Police Employee Gets 10 Years for Stealing he former supervisor of the S.B. Police Department’s business office, who admitted stealing more than $600,000 in parking ticket payments, was sentenced Thursday to 10 years in state prison and ordered to pay just under $685,000 in restitution and $112,000 to the Franchise Tax Board. Karen Flores worked for the SBPD for 15 years, pocketing cash and fudging records from June 2003 - August 2011. She was reportedly motivated to steal because she was promoted but didn’t receive a raise; her take-home salary was approximately $55,000 a year. Flores was arrested in August 2011 after, ironically, being assigned to a task force charged with investigating the missing funds. Though she tried to explain away the lost money by claiming the department’s tracking system was WALK OF SHAME: Karen Flores leaves the inaccurate, authorities found tickets she courthouse after her hearing. destroyed or altered. The investigation itself cost $75,000. Flores, 48, was represented Thursday Murphy said more than once that Flores had by attorney Dan Murphy, who argued she used much of the stolen money to support had admitted her guilt and was sufficiently family members during hard times, Cota said remorseful that she should be placed on proba- her bank statements didn’t reflect that. Flores’s tion, not put behind bars. “She won’t reoffend,” husband, he noted, made around $30,000 a he promised. Murphy said Flores’s judgment year working construction, but the family was was clouded by a depressive disorder brought annually funneling around $160,000 through on by postpartum depression and her sadness their bank account that went toward highend personal expenses. Plus, he said, much was only exacerbated by her guilt. Admitting that Flores was living slightly of the stolen money was cash that was never beyond her means during the seven years reported or deposited. Cota said there was no of theft, Murphy claimed she and her family evidence to suggest Flores’s husband was aware weren’t indulging in an overly extravagant of her thieving and that he avoided any taxlifestyle. She stole because she had to when related charges since she was in charge of the debts piled up, and family came to rely on her, bookkeeping. he went on. “Once the hamster wheel started Commuting 80 miles daily, Flores drove a spinning, she couldn’t get off,” he said. Murphy Ford Excursion, which gets around 15 mpg and said putting Flores in prison would unfairly is one of the most impractical commuter cars separate her from her 6-year-old son during on the market, Cota continued. So why, he rhehis formative years and that she had been a torically asked, buy such a vehicle? “To tow the law-abiding citizen until 2003.“She never even boat,” he answered. Cota also noted that since had a parking ticket!” he exclaimed, eliciting Flores was released on her own recognizance titters around the room and a chuckle from — she had only spent a few days in County Jail Judge George Eskin. — she’s been spotted driving a BMW by her Prosecutor Brian Cota countered each neighbor, a DA investigator. “She just doesn’t point, noting first that Flores’s supposed seem to get it,” Cota said, calling Flores greedy depression was never officially diagnosed and and without a functioning moral compass. Before sentencing, Judge Eskin made it clear that the term was only used in a letter written by the counselor Flores saw after her arrest. he had struggled with the decision, having spePlus, there was nothing to suggest in her 30 cial concern for Flores’s son. Though he said he letters of support that Flores had displayed appreciated Flores admitting her guilt and trysigns of depression over the years. In fact, said ing to make amends, her actions had profound Cota, she was known as a hard worker with effects. People lost their jobs and services were an active lifestyle and considered to be upbeat cut to make up for the lost funds, he said, and and reliable. The prosecutor went on to say the SBPD unfairly suffered. that while she may indeed be remorseful, it’s Before making his final determination, for herself and her impending sentence, not Eskin recited a passage about mercy from for the betrayal of her employer and the ripple Shakespeare’s The Merchant of Venice that ended Murphy’s legal brief. Eskin said while effect it had. Cota talked about how Flores bought a some mercy was warranted — he declined to boat, two cars, two ATVs, and jet skis in one impose the maximum sentence of 14 years, 15-month period, also purchasing golf clubs, four months — the law dictated Flores spend wakeboards, and a foosball table over the years. considerable time behind bars to reflect how He conceded that she and her family were liv- much money she took and for how long. Cota ing beyond their means in their Santa Ynez explained after the hearing that, because of home, but he stated,“People do that all the time sentencing guidelines, Flores will only serve without stealing. You make sacrifices.” While five years. ■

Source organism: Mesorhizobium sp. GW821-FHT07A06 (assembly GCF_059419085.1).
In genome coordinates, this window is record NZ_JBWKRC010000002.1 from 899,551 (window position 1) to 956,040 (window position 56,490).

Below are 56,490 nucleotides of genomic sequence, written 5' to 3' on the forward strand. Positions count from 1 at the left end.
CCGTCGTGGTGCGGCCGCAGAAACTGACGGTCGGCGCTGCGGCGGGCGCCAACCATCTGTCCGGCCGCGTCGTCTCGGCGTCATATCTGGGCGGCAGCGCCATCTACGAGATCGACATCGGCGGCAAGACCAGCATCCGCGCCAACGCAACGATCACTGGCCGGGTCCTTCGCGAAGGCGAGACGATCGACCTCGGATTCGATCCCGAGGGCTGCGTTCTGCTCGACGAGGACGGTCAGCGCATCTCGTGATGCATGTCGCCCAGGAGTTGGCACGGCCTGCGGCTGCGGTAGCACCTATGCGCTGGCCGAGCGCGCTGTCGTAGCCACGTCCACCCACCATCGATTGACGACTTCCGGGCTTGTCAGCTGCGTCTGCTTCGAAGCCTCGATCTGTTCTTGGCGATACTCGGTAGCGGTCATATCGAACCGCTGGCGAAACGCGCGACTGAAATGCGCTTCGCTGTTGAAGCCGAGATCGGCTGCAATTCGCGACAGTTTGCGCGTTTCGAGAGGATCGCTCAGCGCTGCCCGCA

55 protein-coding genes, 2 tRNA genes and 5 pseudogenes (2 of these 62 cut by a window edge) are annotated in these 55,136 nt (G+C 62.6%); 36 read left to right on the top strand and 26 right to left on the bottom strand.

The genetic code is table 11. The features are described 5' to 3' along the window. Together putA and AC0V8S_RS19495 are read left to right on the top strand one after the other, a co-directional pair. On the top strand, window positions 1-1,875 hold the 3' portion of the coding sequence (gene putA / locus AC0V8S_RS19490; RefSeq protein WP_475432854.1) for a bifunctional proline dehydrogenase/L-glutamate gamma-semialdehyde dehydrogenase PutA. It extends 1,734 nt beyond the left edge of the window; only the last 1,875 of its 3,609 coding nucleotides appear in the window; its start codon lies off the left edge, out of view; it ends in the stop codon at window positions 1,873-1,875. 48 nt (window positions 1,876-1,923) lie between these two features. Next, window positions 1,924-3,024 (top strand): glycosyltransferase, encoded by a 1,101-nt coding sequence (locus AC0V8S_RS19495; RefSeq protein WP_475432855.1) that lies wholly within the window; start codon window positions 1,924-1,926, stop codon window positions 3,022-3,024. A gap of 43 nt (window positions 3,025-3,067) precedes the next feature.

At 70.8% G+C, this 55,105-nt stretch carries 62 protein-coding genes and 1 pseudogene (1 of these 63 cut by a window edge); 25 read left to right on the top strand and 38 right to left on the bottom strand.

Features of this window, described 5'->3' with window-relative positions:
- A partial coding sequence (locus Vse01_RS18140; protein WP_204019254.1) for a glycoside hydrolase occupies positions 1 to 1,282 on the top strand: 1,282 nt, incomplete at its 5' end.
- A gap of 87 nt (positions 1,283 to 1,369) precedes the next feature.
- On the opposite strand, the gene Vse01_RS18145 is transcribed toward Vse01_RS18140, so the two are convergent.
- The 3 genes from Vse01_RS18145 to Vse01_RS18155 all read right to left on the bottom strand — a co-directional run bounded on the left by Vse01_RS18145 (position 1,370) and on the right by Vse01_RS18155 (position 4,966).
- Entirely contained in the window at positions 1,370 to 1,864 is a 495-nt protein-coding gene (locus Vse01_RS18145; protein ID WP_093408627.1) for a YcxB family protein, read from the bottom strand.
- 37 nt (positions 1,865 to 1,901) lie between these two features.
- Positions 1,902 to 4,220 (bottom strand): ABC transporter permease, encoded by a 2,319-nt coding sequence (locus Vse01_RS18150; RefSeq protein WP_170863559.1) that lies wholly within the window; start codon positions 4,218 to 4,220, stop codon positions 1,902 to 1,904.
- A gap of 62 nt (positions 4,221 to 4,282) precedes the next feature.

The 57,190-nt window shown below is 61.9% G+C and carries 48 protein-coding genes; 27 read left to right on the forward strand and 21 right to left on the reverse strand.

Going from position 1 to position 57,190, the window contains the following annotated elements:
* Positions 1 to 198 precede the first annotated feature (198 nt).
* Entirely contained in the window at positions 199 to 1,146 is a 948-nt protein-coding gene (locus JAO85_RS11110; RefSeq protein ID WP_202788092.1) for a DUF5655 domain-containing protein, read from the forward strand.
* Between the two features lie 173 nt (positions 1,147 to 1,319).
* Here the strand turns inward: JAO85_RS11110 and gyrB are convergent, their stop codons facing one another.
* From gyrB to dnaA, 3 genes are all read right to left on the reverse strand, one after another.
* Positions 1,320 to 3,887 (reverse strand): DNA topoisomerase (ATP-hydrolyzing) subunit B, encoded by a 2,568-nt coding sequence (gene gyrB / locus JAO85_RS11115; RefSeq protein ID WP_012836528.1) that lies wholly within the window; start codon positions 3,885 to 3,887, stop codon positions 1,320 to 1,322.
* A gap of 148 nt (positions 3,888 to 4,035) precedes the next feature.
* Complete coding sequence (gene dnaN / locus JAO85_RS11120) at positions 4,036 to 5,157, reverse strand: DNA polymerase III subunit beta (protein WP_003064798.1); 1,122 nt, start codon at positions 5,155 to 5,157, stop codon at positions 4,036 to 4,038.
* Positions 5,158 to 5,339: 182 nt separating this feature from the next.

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Pay to Play at City Colleges? PAU L WELLM AN F I LE PHOTO